National Comprehensive Cancer Network (NCCN) criteria consider the following to determine menopause: age ≥60 or a prior bilateral oophorectomy, or age <60 years and amenorrhea for ≥12 months in the absence of chemotherapy, tamoxifen, toremifene, or ovarian suppression and follicle-stimulating hormone (FSH) and estradiol (E2) levels in postmenopausal range (NCCN Guidelines, available at: http://www.nccn.org/professional/physician_gls/f_guidelines.asp).

Adjuvant chemotherapy in premenopausal patients can cause amenorrhea and decrease ovarian reserve (Wallace et al. 2005). The incidence of a return of menses after adjuvant chemotherapy is a function of age and regimen type (Amir et al. 2009, 2010).

If premenopausal status is present at the beginning of chemotherapy, amenorrhea is not a reliable indicator of menopause (Smith et al. 2006). Therefore, in breast cancer management, menopausal status can be defined as the permanent and profound decrease in ovarian estrogen synthesis.

Biochemical tests can help in the measurement of hormonal levels, but these tests are limited because serial determinations over time are needed and there are no cutoff points for FSH, luteinizing hormone (LH), and E2.

Furthermore, the use of tamoxifen after chemotherapy could be associated with a marked fall in FSH levels in patients with chemotherapy-induced amenorrhea. However, the effect of tamoxifen on hormone levels is not clear. E2 levels can be elevated as result of the cross-reactivity of tamoxifen and its metabolites in the E2 assay (Lum et al. 1997). Generally, hormone levels may not reliably reflect menopausal status in breast cancer patients on tamoxifen (Hadji et al. 2012).

AMH and fertility

AMH is a glycoprotein of the transforming growth factor β family that seems to reflect the continuous non-cyclical growth of small follicles (Massagué 1990) and can be considered an indirect index of the size of the resting primordial follicle pool. Accordingly, AMH represents a marker of ovarian reserve. In females, AMH is produced by granulosa cells and released into the circulation from the time of birth until menopause (Rajpert-De Meyts et al. 1999).

The major production is seen at the preantral and small antral follicle stages, and its expression decreases as follicles reach antral and preovulatory stages (Weenen et al. 2004).

An important role of AMH is to protect the number of primordial follicles by inhibiting their rapid recruitment, sparing the follicle pool exhaustion (Durlinger et al. 1999). In addition, AMH prevents premature depletion of the follicle pool by decreasing follicular sensitivity to FSH. By this negative influence on initial recruitment, AMH controls the number of preantral and small antral follicles that do undergo atresia and continue to grow into the preovulatory stage (Durlinger et al. 2001).

It is difficult to measure ovarian reserve directly, but hormonal markers (FSH, E2, and inhibin B) and ultrasonographic tests (antral follicle count (AFC) and measurement of ovarian volume) can help to determine, indirectly or directly, the size of the antral follicle pool.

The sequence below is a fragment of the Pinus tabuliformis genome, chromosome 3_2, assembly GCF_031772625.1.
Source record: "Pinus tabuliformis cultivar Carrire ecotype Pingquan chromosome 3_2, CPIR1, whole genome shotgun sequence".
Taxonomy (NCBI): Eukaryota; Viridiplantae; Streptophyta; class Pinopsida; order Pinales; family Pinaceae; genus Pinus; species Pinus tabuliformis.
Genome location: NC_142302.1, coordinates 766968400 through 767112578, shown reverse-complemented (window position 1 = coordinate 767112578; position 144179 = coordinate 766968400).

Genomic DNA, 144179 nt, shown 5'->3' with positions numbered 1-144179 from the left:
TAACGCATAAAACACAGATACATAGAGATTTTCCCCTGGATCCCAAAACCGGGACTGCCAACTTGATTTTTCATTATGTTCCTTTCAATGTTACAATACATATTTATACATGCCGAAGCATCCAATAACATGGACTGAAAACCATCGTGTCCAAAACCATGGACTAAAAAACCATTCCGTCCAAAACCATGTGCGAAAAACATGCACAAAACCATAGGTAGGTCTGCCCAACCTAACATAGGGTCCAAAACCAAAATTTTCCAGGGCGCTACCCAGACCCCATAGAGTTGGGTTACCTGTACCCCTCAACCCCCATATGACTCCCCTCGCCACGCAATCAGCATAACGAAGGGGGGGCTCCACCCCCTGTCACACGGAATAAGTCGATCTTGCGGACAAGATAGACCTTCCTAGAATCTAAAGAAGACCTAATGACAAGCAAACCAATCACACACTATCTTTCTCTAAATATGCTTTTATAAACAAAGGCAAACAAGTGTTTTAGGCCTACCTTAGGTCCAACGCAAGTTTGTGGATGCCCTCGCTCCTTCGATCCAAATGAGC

FSH, E2, and inhibin B indirectly reflect ovarian reserve, but their cyclical fluctuations tend to make the determination of ovarian reserve difficult. In contrast, AMH better reflects the longitudinal decline of oocyte/follicle pool over time (La Marca et al. 2006). Indeed, AMH levels are stable across the menstrual cycle and are not affected by pregnancy or treatment with gonadotropin-releasing hormone agonists. In addition, although an effect of combined oral contraceptive pill on ovarian reserve has been described (Bentzen et al. 2012, Deb et al. 2012, Kallio et al. 2013), its use seems to be associated with minimal suppression of the later FSH-dependent stages of follicle development (Arbo et al. 2007, Streuli et al. 2008, Sowers et al. 2010, Li et al. 2011, Shaw et al. 2011). It is still debated if clinical and behavioral variables, such as BMI and smoking habit, may influence AMH plasma levels.

AMH and assisted reproductive technology

Currently, much of the value of AMH lies in its relation to the declining ovarian pool with age, and thus its potential ability to predict future reproductive outcomes. The clearest data regarding a clinical use of AMH are related to the measurement of the ovarian pool in women who undergo IVF. In recent years, extremely interesting data have been published showing the possible clinical application of AMH measurement in the prediction of quantitative and qualitative ovarian response in assisted reproductive technologies (ART; La Marca et al. 2010). Several retrospective and prospective studies have found a strong positive correlation between the number of retrieved oocytes and basal AMH serum levels in women undergoing ovarian stimulation (La Marca et al. 2010).

Elevated plasma AMH levels are associated with better fertility rates (Lee et al. 2009). Seifer et al. (2002), the first authors reporting an association between serum AMH levels and ovarian response to gonadotrophin, showed that AMH levels were 2.5-fold higher in patients with at least 11 oocytes compared with those with six oocytes or fewer retrieved. These results were successively confirmed by many authors in several retrospective and prospective studies.

AMH seems to reflect not only quantitative but also qualitative ovarian responsiveness in ART. Several studies found a significant positive correlation between AMH levels and the quality of oocytes (Hazout et al. 2004, Ebner et al. 2006, Silberstein et al. 2006, Cupisti et al. 2007, Fanchin et al. 2007, Lekamge et al. 2007) and embryo morphology (Silberstein et al. 2006). However, this relationship has not been confirmed by other authors (Smeenk et al. 2007, Lie Fong et al. 2008a), and the predictive value of serum AMH on oocyte competence and embryo quality remains controversial (La Marca et al. 2010).